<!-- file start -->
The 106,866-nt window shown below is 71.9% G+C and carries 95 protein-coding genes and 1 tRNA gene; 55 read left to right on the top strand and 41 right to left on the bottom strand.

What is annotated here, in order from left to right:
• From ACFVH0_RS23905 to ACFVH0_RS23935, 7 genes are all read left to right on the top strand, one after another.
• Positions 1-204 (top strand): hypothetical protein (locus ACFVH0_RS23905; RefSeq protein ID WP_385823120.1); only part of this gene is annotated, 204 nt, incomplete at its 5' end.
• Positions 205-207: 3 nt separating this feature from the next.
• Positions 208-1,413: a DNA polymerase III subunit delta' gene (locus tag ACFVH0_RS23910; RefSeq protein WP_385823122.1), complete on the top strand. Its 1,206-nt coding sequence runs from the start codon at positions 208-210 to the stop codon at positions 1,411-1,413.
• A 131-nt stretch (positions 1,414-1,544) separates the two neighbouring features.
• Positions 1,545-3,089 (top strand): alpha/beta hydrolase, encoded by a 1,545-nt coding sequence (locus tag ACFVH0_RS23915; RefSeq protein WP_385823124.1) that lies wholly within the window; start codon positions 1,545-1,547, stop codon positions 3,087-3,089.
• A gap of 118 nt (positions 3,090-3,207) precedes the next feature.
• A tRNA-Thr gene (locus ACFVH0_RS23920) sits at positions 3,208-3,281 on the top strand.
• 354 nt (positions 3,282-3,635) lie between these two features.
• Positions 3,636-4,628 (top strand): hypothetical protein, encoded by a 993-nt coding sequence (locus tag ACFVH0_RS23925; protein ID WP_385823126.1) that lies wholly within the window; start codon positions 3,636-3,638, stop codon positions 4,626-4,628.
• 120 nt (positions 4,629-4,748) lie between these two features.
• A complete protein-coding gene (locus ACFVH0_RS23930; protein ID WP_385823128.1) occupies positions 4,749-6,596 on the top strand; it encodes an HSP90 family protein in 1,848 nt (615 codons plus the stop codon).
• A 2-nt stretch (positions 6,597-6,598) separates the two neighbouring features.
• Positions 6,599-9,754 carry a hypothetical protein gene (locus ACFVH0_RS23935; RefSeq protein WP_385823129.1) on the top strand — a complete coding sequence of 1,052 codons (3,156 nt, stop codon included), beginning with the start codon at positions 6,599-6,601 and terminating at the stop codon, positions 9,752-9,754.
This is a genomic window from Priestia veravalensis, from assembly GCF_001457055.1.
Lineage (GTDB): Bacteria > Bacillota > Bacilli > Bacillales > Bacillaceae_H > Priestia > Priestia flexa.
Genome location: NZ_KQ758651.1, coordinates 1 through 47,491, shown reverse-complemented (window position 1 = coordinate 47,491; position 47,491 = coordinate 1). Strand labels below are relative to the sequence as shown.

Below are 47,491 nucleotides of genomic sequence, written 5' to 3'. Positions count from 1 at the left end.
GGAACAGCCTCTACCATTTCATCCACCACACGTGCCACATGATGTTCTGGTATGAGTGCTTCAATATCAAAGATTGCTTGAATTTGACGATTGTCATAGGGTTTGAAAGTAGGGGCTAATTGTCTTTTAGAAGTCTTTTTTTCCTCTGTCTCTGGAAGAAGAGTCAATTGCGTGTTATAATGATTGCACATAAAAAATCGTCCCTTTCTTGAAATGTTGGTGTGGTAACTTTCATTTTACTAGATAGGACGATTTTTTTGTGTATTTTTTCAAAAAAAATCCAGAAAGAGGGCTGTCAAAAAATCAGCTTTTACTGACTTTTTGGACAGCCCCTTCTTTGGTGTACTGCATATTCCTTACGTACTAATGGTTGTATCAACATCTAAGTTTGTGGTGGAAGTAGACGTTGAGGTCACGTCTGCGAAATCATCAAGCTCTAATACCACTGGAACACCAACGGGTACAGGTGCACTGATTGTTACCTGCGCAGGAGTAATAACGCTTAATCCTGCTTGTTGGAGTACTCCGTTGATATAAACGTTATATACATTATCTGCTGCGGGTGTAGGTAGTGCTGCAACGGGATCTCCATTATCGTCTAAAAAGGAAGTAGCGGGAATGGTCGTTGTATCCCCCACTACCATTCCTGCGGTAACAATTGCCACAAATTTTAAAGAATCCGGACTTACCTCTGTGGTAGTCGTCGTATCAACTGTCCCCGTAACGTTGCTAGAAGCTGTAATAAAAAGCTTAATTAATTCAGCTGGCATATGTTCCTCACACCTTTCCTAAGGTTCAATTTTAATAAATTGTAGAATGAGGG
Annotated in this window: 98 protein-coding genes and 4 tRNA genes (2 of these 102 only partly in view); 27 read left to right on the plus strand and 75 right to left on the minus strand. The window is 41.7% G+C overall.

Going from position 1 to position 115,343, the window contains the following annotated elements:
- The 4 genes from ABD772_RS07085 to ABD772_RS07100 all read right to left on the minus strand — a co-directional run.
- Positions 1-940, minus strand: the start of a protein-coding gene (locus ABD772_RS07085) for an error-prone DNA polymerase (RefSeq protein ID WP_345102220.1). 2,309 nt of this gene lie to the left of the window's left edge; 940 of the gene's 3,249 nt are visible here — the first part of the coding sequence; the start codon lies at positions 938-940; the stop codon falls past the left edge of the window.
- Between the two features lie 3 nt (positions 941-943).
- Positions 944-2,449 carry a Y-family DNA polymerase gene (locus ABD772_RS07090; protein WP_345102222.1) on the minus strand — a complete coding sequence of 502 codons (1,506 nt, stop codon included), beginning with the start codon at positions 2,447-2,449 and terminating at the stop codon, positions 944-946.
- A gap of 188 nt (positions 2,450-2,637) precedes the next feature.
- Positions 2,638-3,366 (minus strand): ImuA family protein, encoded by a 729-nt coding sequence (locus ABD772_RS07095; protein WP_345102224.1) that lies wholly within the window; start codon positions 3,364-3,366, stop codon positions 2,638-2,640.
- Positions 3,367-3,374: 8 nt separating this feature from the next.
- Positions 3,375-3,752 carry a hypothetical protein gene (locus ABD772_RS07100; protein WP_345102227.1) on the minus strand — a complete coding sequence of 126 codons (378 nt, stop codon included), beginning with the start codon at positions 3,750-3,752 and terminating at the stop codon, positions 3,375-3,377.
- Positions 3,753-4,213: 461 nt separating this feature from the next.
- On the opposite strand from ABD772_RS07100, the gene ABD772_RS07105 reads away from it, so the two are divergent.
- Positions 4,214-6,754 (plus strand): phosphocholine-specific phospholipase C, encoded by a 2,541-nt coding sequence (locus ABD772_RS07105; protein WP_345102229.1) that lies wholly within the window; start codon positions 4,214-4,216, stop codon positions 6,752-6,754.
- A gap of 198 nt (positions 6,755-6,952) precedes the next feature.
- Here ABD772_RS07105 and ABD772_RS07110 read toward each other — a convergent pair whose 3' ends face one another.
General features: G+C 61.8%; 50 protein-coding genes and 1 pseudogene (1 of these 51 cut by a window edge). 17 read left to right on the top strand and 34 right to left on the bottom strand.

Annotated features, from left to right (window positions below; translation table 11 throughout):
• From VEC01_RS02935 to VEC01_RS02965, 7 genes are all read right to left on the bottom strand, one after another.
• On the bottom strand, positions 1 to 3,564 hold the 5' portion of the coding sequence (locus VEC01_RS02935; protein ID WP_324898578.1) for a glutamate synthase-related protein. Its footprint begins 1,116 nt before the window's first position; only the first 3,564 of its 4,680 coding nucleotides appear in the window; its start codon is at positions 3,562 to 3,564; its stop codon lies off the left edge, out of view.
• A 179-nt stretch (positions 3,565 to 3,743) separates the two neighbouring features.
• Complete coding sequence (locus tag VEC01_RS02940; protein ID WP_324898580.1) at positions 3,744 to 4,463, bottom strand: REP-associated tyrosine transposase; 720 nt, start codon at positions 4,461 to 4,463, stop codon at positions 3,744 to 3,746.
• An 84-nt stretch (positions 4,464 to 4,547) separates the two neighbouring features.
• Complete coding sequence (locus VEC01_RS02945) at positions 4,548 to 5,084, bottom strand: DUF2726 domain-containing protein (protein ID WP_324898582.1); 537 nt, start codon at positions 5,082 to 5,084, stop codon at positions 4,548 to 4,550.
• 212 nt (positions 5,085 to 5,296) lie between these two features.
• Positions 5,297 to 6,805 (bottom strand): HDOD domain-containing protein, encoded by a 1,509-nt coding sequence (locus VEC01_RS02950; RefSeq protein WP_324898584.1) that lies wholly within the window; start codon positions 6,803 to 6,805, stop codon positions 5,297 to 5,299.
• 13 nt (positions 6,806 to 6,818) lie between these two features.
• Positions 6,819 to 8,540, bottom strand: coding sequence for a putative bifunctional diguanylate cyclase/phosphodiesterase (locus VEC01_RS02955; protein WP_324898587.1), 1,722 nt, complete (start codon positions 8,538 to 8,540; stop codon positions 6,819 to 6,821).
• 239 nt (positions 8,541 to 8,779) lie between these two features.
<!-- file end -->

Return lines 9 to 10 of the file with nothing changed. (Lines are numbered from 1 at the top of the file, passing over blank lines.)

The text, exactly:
• A gap of 118 nt (positions 3,090-3,207) precedes the next feature.
• A tRNA-Thr gene (locus ACFVH0_RS23920) sits at positions 3,208-3,281 on the top strand.